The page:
Bowel Cancer Awareness Month

April is Bowel Cancer Awareness Month, a fantastic annual opportunity to raise awareness of bowel cancer.

This Bowel Cancer Awareness Month the aim is to shine a light on the varied and many people affected by bowel cancer. But it doesn’t just impact the person diagnosed. It affects families, friends and colleagues, doctors and nurses, scientists and researchers. That’s millions of people right across the UK.

What is bowel cancer?

• Bowel cancer is also called colorectal cancer. It affects the large bowel, which is made up of the colon and rectum.
• The cells in your body normally divide and grow in a controlled way. When cancer develops, the cells change and can grow in an uncontrolled way.
• Most bowel cancers develop from pre-cancerous growths, called polyps. But not all polyps develop into cancer. If your doctor finds any polyps, he or she can remove them to prevent them becoming cancerous.
• Cancer cells may stay in the bowel or they might spread to other parts of the body, like the liver or lungs.

What are the possible symptoms of bowel cancer?

The symptoms of bowel (colorectal) cancer in men and women can include:

• bleeding from the back passage (rectum) or blood in your poo
• a change in your normal bowel habit, such as looser poo, pooing more often or constipation
• a lump that your doctor can feel in your back passage or tummy (abdomen), more commonly on the right side
• a feeling of needing to strain in your back passage (as if you need to poo), even after opening your bowels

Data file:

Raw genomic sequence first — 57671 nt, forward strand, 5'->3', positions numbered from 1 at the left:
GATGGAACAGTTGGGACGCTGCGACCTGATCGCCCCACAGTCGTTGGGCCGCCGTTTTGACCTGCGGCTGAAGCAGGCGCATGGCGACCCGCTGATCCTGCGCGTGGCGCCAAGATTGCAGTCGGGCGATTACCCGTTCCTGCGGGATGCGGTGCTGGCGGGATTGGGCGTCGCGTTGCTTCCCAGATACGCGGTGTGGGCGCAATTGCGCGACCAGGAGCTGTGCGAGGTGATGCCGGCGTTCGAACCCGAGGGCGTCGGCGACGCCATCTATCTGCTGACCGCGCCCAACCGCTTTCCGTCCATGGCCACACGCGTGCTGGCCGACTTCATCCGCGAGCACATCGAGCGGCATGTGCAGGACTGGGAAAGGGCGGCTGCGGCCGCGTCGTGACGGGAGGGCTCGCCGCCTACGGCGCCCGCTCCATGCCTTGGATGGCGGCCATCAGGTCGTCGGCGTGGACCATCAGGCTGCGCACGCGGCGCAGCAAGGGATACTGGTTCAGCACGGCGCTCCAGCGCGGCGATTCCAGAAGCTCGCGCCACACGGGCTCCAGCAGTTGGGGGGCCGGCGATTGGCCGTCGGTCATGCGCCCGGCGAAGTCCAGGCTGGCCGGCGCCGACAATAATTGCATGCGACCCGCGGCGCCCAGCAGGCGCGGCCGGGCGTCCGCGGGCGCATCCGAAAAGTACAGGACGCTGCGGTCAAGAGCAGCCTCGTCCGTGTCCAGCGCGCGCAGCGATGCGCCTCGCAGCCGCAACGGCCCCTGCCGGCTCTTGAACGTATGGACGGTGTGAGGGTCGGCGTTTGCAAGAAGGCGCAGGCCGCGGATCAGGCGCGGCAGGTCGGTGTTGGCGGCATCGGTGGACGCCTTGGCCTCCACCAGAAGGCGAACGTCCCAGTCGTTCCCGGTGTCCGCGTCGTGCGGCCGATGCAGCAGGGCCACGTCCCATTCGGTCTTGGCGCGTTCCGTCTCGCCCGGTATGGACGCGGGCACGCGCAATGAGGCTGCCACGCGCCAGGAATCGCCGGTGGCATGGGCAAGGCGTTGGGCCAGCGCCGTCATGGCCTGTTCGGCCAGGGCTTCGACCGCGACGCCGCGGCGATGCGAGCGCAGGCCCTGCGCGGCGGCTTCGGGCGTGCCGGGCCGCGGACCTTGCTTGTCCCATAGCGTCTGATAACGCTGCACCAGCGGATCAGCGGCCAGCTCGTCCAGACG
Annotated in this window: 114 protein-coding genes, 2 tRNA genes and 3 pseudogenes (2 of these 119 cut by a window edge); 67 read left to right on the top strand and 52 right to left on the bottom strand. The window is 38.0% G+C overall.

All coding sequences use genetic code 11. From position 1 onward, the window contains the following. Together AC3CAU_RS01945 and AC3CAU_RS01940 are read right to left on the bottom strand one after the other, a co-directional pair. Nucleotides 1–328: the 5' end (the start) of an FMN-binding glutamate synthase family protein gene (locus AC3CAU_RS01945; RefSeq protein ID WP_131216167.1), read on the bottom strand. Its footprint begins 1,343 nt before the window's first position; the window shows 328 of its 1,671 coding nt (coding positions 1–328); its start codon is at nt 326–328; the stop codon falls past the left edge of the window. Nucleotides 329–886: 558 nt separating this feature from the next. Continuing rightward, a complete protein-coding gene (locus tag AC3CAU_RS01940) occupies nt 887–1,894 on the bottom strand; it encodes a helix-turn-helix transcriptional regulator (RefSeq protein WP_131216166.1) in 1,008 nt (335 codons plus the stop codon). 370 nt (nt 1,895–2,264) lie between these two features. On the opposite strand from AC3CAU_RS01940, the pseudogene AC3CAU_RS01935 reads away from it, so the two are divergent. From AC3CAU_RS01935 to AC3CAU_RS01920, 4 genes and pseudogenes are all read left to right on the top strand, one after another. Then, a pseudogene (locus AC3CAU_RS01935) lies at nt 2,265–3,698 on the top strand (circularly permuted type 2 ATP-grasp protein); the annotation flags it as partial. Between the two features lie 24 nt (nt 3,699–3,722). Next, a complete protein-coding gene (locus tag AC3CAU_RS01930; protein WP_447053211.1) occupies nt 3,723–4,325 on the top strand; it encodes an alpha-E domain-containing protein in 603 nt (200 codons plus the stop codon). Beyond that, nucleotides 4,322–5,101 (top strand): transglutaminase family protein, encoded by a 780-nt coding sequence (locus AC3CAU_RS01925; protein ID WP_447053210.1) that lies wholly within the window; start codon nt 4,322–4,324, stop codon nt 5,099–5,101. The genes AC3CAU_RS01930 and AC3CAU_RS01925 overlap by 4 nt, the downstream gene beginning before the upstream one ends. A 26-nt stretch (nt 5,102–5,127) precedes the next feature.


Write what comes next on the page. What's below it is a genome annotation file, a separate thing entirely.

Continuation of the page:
• losing weight
• pain in your abdomen or back passage
• tiredness and breathlessness caused by a lower than normal level of red blood cells (anaemia)

Sometimes cancer can block the bowel. This is called a bowel obstruction. The symptoms include:

• cramping pains in the abdomen
• feeling bloated
• constipation and being unable to pass wind
• being sick

A bowel obstruction is an emergency. You should see your doctor quickly or go to A&E at your nearest hospital if you think you have a bowel obstruction.

Read more about bowel cancer symptoms.

When can I attend a NHS bowel cancer screening?

NHS bowel cancer screening is only offered to people aged 55 or over, as this is when you’re more likely to get bowel cancer:
• if you’re 55, you’ll automatically be invited for a one-off bowel scope screening test, if it’s available in your area
• if you’re 60 to 74, you’ll automatically be invited to do a home testing kit every 2 years
• if you’re 75 or over, you can ask for a home testing kit every 2 years by calling the free bowel cancer screening helpline on 0800 707 60 60

If you’re too young for screening but are worried about a family history of bowel cancer, speak to your GP for advice.

Always see a GP if you have symptoms of bowel cancer at any age – don’t wait to have a screening test.

One comment

  • Great to know you are supporting Bowel cancer awareness, and a huge thanks to Huddersfield town for allowing my niece, Emma’s colleagues have time to attend her funeral. I was flabbergasted at the amount of people there.. it’s such a hard time with her father Shaun dying of the same disease 6 months before. Her little boy carries on playing football and I hope making his grandma very happy.

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